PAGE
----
Penultimate episodes are tough.
Unless you abide by the Game of Thrones tradition of stockpiling your major plot developments in the second last episode, the penultimate episode is all about setting the stage. You need to get all of your characters into position, which usually results in a fair amount of table setting and, in some cases, delaying the action. After all, you’ve got to leave something for the grand finale.
“Ritual And Repetition” suffers from this issue. Despite a few great set pieces, there’s an undeniable sense of delay that permeates the action. Even with a special guest (re)appearance by season one regular Casey Rance (Hannah Kasulka), the “just in time” arrival of Mouse (Zuleikha Robinson) on the island and the near death of Rose (Li Jun Li), a lot of the 44 minute run time feels like The Exorcist spinning its wheels.
Some of this has to do with the uncomfortable nature of Andy (John Cho)’s possession, which on the island is tied to crimes against children. This second season has mined the idea of foster families as alternatives for traditional families and “Ritual And Repetition” leans into the concept repeatedly, even going so far as to incorporate Rose into its evolving definition. The problem is that it’s uncomfortable to showcase an adult man attacking and murdering pre-teen children (North American horror is particularly adverse to this). This means that although Andy has collected the kids in a dank murdershack, all he does is glower and threaten them.
There’s a great moment that both reinforces this problem and finds a creative workaround: instead of showing Andy attacking Shelby (Alex Barima) and Harper (Beatrice Kitsos), director Elizabeth Allen Rosenbaum slowly pushes in on Caleb (Hunter Dillon)’s blind eyes as the sounds of a scuffle are heard on the soundtrack. It’s an effective technique that adheres to one of the horror genre’s favourite tropes – the helpless disabled child in peril – while simultaneously subverting it.
Even if the threat against the kids feels mildly muted, there are a number of visual flourishes and sequences that make the episode enjoyable. The sweeping bird’s eye crane shot of animals running by Marcus (Ben Daniels) in the dark woods is gorgeous; not one, not two, but three people are wire-fu tossed through the air; and Rose‘s plummet down the well (finally paying off Checkov’s Gun from the first episode) is appropriately tense.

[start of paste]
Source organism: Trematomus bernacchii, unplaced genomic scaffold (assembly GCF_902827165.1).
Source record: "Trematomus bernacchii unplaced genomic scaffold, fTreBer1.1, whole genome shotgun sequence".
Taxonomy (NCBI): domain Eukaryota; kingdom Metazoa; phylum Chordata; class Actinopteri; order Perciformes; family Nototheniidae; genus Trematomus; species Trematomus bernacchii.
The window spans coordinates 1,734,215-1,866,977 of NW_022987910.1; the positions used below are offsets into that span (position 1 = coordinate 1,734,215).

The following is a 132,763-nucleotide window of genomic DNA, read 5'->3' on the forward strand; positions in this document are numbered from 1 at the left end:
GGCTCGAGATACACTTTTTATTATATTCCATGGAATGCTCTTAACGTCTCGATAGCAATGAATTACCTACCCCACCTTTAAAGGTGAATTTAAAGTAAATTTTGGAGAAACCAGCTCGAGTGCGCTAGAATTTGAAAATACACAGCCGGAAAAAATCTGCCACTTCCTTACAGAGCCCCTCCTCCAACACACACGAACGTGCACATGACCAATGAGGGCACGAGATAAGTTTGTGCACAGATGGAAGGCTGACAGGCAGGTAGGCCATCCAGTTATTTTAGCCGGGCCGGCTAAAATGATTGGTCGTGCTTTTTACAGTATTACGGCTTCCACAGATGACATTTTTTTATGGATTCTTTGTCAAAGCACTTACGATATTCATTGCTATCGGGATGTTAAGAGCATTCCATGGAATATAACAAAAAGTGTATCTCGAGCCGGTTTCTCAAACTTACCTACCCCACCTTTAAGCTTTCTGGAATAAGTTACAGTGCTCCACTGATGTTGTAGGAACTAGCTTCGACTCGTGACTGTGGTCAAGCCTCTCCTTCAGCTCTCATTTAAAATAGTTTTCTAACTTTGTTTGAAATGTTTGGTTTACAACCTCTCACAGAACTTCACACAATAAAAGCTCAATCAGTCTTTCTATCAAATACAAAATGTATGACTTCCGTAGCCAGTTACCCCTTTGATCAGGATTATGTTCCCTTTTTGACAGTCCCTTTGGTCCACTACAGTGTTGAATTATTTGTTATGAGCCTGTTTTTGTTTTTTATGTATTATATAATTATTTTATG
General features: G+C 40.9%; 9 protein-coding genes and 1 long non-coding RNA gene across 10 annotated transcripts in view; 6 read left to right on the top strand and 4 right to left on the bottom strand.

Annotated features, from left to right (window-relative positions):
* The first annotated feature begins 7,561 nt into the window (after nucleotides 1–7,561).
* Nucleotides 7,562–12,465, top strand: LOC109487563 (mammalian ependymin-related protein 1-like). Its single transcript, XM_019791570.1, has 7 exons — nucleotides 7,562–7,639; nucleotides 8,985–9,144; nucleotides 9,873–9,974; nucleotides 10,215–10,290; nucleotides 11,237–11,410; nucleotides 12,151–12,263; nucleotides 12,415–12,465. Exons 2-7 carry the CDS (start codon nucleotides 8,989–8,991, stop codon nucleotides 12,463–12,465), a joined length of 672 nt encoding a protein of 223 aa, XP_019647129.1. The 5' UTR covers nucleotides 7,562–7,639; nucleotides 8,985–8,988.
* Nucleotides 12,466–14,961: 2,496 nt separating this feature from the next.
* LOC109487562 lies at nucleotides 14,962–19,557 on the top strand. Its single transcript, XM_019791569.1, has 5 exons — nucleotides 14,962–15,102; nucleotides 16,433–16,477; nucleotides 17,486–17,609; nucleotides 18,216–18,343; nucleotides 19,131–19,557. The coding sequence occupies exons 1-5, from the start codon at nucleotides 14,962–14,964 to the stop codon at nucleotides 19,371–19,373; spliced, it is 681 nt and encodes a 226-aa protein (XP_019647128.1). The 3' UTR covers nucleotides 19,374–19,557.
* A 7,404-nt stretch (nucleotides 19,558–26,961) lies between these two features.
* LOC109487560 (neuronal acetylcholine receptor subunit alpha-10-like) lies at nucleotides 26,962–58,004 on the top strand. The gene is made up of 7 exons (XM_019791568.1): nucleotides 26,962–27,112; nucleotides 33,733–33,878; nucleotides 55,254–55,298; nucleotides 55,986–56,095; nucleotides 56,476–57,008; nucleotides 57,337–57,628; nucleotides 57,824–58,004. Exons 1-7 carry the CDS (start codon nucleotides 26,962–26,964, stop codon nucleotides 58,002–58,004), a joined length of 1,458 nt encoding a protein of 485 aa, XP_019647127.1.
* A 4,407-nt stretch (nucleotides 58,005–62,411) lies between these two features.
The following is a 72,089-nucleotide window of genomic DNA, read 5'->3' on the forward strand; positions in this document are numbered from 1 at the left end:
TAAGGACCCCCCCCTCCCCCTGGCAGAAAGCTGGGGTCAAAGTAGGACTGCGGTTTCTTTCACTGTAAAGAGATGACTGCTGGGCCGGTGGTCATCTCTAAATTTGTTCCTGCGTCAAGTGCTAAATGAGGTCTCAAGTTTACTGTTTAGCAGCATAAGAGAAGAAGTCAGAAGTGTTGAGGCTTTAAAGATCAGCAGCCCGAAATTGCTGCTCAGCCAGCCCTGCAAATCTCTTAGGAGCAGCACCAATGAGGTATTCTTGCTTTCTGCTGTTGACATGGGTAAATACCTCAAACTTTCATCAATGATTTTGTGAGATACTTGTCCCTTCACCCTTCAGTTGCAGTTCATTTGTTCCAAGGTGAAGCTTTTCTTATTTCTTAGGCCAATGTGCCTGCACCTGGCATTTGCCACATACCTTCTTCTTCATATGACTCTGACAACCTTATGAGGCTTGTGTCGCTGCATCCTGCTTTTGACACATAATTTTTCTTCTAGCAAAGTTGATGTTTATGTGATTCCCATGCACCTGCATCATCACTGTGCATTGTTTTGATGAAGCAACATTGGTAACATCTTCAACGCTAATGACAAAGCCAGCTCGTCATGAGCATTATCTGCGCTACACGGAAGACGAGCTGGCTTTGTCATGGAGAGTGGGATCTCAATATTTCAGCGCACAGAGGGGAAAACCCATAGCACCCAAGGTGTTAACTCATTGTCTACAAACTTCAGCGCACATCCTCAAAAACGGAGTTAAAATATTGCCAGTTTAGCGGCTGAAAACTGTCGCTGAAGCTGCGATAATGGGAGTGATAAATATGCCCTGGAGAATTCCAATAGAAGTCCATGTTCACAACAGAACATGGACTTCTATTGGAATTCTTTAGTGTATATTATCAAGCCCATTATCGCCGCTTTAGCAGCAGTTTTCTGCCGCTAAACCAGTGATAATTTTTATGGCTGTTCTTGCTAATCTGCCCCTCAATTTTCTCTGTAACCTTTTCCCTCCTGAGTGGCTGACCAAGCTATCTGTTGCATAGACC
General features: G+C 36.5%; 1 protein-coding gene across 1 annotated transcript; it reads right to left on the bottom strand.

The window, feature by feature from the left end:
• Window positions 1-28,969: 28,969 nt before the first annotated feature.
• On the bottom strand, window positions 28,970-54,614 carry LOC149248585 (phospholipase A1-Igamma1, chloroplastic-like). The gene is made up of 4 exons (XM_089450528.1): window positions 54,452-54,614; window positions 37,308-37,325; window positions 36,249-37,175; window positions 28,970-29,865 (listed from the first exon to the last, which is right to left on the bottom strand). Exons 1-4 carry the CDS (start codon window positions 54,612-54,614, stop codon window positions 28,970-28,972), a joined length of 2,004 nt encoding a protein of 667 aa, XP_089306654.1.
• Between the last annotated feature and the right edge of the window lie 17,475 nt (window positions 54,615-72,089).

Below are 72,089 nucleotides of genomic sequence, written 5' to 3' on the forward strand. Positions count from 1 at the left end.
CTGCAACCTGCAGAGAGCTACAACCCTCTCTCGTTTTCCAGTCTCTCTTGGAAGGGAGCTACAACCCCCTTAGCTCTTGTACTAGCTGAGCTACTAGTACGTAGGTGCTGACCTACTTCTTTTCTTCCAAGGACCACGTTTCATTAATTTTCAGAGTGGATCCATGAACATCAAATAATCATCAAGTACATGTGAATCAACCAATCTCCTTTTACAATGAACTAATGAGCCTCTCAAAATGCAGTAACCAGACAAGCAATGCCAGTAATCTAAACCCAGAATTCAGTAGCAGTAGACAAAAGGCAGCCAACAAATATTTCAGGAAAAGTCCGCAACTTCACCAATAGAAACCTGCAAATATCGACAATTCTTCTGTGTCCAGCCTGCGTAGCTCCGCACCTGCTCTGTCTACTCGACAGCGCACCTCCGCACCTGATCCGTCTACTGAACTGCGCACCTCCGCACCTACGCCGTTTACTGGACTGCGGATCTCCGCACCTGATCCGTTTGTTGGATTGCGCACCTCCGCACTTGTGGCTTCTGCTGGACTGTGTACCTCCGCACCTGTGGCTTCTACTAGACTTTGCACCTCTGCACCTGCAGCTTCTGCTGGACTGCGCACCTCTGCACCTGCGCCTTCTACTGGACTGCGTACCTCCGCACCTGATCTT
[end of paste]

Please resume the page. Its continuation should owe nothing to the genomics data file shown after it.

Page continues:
Could I have done without all of the callbacks to earlier episodes that feel more like narrative padding than legitimately necessary reminders? Sure, but that’s a small gripe.
The stage is now set for one helluva showdown in next week’s finale. Bring on the exorcism!
Odds and Ends
- Kudos to the makeup team for making Nikki (Alicia Witt) suitably disgusting and horrifying in the brief glimpses we see of her.
- Mouse‘s action sequence with the Vatican hitmen at the Seattle ferry terminal feels slightly out of place with the rest of the episode. I suppose it’s important that we remember that there are other dark forces working against Marcus and Father Tomas (Alfonso Herrera), but this was more like a scene from a CBS procedural.
- The decision to bring Casey back as the figure of temptation in Tomas‘ It’s A Wonderful Life alternative future/hallucination is inspired. Kasulka was a standout in season one and her reappearance (which is accompanied by its own musical cue of doom) is a nice way to visually connect the seasons.
- The spiderwebs in the woods are incredibly atmospheric and creepy, particularly when Verity (Brianna Hildebrand) is hiding from Andy with bugs all over her face. Narratively, however, they were a little distracting. In my notes I wrote “Did we just stumble into a lost scene from The Hobbit?”
The Exorcist airs its second season finale next Friday at 9pm EST on FOX. Check out the preview below.